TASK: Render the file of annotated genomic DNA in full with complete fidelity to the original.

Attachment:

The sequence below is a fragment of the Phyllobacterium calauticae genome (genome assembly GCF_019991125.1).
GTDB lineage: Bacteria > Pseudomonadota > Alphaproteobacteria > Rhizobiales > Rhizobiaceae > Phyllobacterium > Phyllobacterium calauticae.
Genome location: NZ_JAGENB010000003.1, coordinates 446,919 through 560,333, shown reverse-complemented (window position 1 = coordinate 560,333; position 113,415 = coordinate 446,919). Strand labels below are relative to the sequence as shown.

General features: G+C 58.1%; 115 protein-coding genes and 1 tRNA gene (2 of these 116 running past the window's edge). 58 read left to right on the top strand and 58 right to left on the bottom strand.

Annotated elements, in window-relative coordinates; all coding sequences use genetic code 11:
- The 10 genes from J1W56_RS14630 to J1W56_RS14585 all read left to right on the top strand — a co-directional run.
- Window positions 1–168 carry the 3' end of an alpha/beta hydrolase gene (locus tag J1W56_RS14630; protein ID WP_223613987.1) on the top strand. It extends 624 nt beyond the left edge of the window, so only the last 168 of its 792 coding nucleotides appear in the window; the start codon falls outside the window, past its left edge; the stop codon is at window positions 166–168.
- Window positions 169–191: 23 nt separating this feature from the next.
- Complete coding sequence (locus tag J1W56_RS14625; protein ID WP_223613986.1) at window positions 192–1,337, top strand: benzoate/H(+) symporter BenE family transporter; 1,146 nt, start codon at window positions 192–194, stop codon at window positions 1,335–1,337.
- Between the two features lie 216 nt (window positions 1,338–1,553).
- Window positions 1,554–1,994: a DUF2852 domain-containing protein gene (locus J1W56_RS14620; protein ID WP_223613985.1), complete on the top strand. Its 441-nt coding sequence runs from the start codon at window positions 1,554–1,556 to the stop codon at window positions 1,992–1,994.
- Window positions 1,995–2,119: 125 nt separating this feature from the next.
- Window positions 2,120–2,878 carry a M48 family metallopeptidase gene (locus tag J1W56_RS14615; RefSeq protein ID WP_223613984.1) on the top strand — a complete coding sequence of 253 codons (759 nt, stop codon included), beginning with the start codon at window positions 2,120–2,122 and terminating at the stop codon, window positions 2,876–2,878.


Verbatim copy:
The sequence below is a fragment of the Phyllobacterium calauticae genome (genome assembly GCF_019991125.1).
GTDB lineage: Bacteria > Pseudomonadota > Alphaproteobacteria > Rhizobiales > Rhizobiaceae > Phyllobacterium > Phyllobacterium calauticae.
Genome location: NZ_JAGENB010000003.1, coordinates 446,919 through 560,333, shown reverse-complemented (window position 1 = coordinate 560,333; position 113,415 = coordinate 446,919). Strand labels below are relative to the sequence as shown.

General features: G+C 58.1%; 115 protein-coding genes and 1 tRNA gene (2 of these 116 running past the window's edge). 58 read left to right on the top strand and 58 right to left on the bottom strand.

Annotated elements, in window-relative coordinates; all coding sequences use genetic code 11:
- The 10 genes from J1W56_RS14630 to J1W56_RS14585 all read left to right on the top strand — a co-directional run.
- Window positions 1–168 carry the 3' end of an alpha/beta hydrolase gene (locus tag J1W56_RS14630; protein ID WP_223613987.1) on the top strand. It extends 624 nt beyond the left edge of the window, so only the last 168 of its 792 coding nucleotides appear in the window; the start codon falls outside the window, past its left edge; the stop codon is at window positions 166–168.
- Window positions 169–191: 23 nt separating this feature from the next.
- Complete coding sequence (locus tag J1W56_RS14625; protein ID WP_223613986.1) at window positions 192–1,337, top strand: benzoate/H(+) symporter BenE family transporter; 1,146 nt, start codon at window positions 192–194, stop codon at window positions 1,335–1,337.
- Between the two features lie 216 nt (window positions 1,338–1,553).
- Window positions 1,554–1,994: a DUF2852 domain-containing protein gene (locus J1W56_RS14620; protein ID WP_223613985.1), complete on the top strand. Its 441-nt coding sequence runs from the start codon at window positions 1,554–1,556 to the stop codon at window positions 1,992–1,994.
- Window positions 1,995–2,119: 125 nt separating this feature from the next.
- Window positions 2,120–2,878 carry a M48 family metallopeptidase gene (locus tag J1W56_RS14615; RefSeq protein ID WP_223613984.1) on the top strand — a complete coding sequence of 253 codons (759 nt, stop codon included), beginning with the start codon at window positions 2,120–2,122 and terminating at the stop codon, window positions 2,876–2,878.